A bit more dwarf sex than I am used to in a book about chess and 18th century European nobility but............

I think that this novel falls into the trap that many books in the "historical fiction" fall into regardless of the subject. The fictional characters, or the events/dialogue created around the historical characters, are just not nearly as interesting as the actual events.
Jul 29, 2012 rated it really liked it  ·  review of another edition
Seit sich der schöpferische Geist des Menschen an der Erschaffung von Maschinen versucht, lag eines seiner großen mythischen Ziele darin, es seinem Schöpfergott gleich zu tun und sich ein intelligentes Ebenbild zu schaffen. Gleich nicht nur an körperlichen sondern vor allen Dingen auch an geistigen Fähigkeiten. Die intelligente Maschine oder am Ende gar die denkende und fühlende Maschine? Da die künstlichen Intelligenz zu meinen Interessen- und Forschungsgebieten zählt, war die literarische Aufa ...more
I really wanted to like this book. Robert Löhr chooses unexpected, off-the-beaten-track subjects for his historical fiction. Unconventional and obscure historical events are right up my alley, so this novel promised to be a blast. Sadly, the book did not deliver.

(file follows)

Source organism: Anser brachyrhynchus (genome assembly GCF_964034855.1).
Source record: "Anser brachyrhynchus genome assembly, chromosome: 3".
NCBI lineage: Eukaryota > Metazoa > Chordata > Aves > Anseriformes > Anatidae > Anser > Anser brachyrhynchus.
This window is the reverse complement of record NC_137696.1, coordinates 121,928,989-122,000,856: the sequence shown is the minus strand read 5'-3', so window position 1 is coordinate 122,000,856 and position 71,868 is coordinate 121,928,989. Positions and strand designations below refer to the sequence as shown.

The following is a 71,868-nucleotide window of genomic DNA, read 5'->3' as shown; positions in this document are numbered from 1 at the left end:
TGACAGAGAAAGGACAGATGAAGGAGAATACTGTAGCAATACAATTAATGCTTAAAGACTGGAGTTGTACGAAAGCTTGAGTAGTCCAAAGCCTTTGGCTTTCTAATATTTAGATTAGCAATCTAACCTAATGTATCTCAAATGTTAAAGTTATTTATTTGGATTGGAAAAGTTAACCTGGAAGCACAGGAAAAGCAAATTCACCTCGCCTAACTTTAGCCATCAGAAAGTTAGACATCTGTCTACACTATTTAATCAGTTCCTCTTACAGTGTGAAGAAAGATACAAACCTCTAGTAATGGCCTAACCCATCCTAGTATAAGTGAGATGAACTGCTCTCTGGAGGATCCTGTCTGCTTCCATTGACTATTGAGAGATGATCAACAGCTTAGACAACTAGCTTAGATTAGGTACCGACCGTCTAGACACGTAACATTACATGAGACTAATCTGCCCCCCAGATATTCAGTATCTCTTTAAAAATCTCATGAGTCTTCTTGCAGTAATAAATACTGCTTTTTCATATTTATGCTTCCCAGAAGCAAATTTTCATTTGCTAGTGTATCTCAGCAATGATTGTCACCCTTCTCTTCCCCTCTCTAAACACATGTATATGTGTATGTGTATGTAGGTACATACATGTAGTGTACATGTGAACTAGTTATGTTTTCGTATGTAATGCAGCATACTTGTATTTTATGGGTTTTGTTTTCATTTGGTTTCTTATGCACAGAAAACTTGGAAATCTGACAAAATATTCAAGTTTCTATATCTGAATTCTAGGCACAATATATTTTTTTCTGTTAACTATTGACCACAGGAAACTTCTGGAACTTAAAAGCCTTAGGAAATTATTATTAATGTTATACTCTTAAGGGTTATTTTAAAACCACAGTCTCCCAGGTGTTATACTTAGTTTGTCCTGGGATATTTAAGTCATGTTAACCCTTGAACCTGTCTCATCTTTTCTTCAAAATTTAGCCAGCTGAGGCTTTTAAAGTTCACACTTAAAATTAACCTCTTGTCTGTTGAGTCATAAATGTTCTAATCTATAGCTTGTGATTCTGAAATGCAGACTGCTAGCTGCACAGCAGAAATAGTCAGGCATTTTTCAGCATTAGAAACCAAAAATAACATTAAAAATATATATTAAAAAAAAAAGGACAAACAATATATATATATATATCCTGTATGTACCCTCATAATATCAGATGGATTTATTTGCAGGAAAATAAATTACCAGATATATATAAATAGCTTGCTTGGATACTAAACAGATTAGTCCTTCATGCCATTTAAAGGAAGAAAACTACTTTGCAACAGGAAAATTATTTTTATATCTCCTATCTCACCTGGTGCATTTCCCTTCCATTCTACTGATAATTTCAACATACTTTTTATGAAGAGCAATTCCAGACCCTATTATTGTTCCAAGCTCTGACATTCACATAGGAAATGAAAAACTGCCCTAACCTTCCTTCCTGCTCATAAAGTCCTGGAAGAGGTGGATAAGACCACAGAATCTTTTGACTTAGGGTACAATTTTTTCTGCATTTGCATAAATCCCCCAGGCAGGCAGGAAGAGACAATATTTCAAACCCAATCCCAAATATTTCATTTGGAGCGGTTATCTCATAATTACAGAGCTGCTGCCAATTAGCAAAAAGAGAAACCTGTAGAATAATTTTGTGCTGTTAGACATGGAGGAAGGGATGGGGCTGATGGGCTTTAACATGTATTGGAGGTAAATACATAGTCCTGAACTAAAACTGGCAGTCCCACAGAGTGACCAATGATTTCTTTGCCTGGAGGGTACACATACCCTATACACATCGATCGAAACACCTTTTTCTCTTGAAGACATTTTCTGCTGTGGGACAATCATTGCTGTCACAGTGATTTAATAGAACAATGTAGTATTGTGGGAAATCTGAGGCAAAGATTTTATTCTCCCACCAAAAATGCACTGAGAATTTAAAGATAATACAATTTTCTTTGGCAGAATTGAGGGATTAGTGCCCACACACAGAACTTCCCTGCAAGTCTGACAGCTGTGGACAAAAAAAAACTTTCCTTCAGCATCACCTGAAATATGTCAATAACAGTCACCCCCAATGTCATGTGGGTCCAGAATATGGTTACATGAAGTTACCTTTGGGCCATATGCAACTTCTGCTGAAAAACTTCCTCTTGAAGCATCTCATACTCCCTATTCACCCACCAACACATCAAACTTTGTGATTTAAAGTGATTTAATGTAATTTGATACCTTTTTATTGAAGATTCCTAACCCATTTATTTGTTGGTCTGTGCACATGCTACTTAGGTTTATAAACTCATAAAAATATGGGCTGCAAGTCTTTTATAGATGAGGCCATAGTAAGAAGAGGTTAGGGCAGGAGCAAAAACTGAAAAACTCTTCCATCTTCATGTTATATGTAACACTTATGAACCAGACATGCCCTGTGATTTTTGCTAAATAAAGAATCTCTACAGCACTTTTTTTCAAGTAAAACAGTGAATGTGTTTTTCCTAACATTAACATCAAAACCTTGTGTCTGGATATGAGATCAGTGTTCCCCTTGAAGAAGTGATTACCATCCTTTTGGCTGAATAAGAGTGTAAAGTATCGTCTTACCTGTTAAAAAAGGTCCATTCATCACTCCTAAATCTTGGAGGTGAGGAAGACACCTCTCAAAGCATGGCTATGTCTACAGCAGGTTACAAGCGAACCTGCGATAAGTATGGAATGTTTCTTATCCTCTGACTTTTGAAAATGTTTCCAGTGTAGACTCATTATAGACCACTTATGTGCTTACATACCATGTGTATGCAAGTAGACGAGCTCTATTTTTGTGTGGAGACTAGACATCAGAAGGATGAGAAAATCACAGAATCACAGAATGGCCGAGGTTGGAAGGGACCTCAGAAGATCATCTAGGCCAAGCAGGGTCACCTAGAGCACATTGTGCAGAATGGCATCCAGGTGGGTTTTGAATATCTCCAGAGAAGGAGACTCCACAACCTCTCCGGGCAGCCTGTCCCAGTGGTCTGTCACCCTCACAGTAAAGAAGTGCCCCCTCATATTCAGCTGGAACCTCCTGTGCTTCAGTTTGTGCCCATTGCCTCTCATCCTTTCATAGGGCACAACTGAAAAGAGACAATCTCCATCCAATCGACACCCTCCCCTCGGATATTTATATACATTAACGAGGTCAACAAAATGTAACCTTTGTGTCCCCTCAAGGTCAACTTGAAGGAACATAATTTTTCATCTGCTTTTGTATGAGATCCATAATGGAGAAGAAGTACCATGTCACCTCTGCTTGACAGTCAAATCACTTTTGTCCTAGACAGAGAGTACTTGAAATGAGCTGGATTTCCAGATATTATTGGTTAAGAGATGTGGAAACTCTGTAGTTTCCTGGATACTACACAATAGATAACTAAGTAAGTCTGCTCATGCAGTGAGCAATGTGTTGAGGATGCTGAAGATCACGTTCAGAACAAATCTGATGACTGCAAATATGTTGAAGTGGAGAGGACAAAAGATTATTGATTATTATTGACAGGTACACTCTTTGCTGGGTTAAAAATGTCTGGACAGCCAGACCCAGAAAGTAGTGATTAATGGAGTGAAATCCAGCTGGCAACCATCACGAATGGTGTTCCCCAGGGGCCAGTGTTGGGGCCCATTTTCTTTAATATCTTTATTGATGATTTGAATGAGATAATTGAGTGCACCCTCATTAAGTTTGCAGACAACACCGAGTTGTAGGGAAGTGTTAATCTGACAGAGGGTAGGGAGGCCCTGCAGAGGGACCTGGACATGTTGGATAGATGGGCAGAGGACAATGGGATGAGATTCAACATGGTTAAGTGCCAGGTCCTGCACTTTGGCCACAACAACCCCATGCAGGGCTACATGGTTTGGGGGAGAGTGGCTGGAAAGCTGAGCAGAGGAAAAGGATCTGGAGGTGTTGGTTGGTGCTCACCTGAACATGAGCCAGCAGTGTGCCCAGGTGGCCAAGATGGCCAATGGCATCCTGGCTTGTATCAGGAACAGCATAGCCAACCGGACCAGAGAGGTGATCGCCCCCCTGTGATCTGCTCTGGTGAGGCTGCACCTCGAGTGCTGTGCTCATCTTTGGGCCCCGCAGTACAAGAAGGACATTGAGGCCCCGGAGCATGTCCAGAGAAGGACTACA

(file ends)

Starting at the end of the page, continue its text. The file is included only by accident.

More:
This was Löhr's debut novel and it shows. He didn't get the pacing right, nor was he able to give his characters any depth. The story revolves around a mechanical chess machine. The first machine able to think and play chess - or that's
May 07, 2008 rated it it was ok  ·  review of another edition
Shelves: 21st-centurylit
Based on mostly-true events of the late 18th-century in Europe, Robert Lohr's first novel recreates the life and times of the Mechanical Turk, an automaton created by Baron Wolfgang von Kempelen which could "think" and play chess in an attempt to win the attention of the Empress. What von Kempelen managed to do was to create a sensational stir across Europe with what actually was all a fancy hoax. Lohr takes some creative liberty and draws a murder mystery into the mix, of which causes enough su ...more
Apr 16, 2008 rated it it was ok  ·  review of another edition
I tried very hard to get into this, because, frankly, I had judged this book by its cover. It's an excellent cover, to be fair - all revolving cogs and wheels and jubilant aristocrats striking curious poses. Too bad the book itself is such a disappointment. It takes a wonderful story from history - the making of a chess-playing automaton, which was in reality an elaborate hoax - and turns it into a textbook thriller, with characters who aren't particularly interesting or memorable, and without a ...more
Scarlet Cameo
Dec 01, 2014 rated it really liked it  ·  review of another edition
Al contrario de lo hace este libro, comenzaré por el inicio. Esta novela está inspirada en hechos veridicos nos habla de una autómata que juega ajedrez...que básicamente es un enano encerrado en una incomodisima caja. Conforme este invento va ganando popularidad, gracias a sus interminables triunfos frente a la nobleza.

La novela engancha, empieza por el final (el meollo del asunto te lo dicen no en la primera página sino en el primer párrafo) pero ello no impide que disfrutes el trayecto.